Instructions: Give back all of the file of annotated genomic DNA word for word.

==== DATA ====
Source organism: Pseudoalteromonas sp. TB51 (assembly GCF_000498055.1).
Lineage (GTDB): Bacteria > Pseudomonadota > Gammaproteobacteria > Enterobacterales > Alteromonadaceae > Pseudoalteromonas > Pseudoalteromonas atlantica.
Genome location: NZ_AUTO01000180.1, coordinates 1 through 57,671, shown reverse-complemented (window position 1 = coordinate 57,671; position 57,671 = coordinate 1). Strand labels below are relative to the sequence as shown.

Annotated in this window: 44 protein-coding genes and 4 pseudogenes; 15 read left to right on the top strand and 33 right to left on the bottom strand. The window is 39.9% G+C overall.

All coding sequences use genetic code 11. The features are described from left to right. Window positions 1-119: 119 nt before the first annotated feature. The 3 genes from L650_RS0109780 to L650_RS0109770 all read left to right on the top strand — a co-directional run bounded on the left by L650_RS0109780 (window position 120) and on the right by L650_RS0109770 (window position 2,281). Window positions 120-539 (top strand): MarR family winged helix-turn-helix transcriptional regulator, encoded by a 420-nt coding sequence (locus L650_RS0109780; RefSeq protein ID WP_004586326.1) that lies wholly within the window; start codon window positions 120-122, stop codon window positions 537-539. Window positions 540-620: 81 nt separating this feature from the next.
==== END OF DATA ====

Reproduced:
Source organism: Pseudoalteromonas sp. TB51 (assembly GCF_000498055.1).
Lineage (GTDB): Bacteria > Pseudomonadota > Gammaproteobacteria > Enterobacterales > Alteromonadaceae > Pseudoalteromonas > Pseudoalteromonas atlantica.
Genome location: NZ_AUTO01000180.1, coordinates 1 through 57,671, shown reverse-complemented (window position 1 = coordinate 57,671; position 57,671 = coordinate 1). Strand labels below are relative to the sequence as shown.

Annotated in this window: 44 protein-coding genes and 4 pseudogenes; 15 read left to right on the top strand and 33 right to left on the bottom strand. The window is 39.9% G+C overall.

All coding sequences use genetic code 11. The features are described from left to right. Window positions 1-119: 119 nt before the first annotated feature. The 3 genes from L650_RS0109780 to L650_RS0109770 all read left to right on the top strand — a co-directional run bounded on the left by L650_RS0109780 (window position 120) and on the right by L650_RS0109770 (window position 2,281). Window positions 120-539 (top strand): MarR family winged helix-turn-helix transcriptional regulator, encoded by a 420-nt coding sequence (locus L650_RS0109780; RefSeq protein ID WP_004586326.1) that lies wholly within the window; start codon window positions 120-122, stop codon window positions 537-539. Window positions 540-620: 81 nt separating this feature from the next.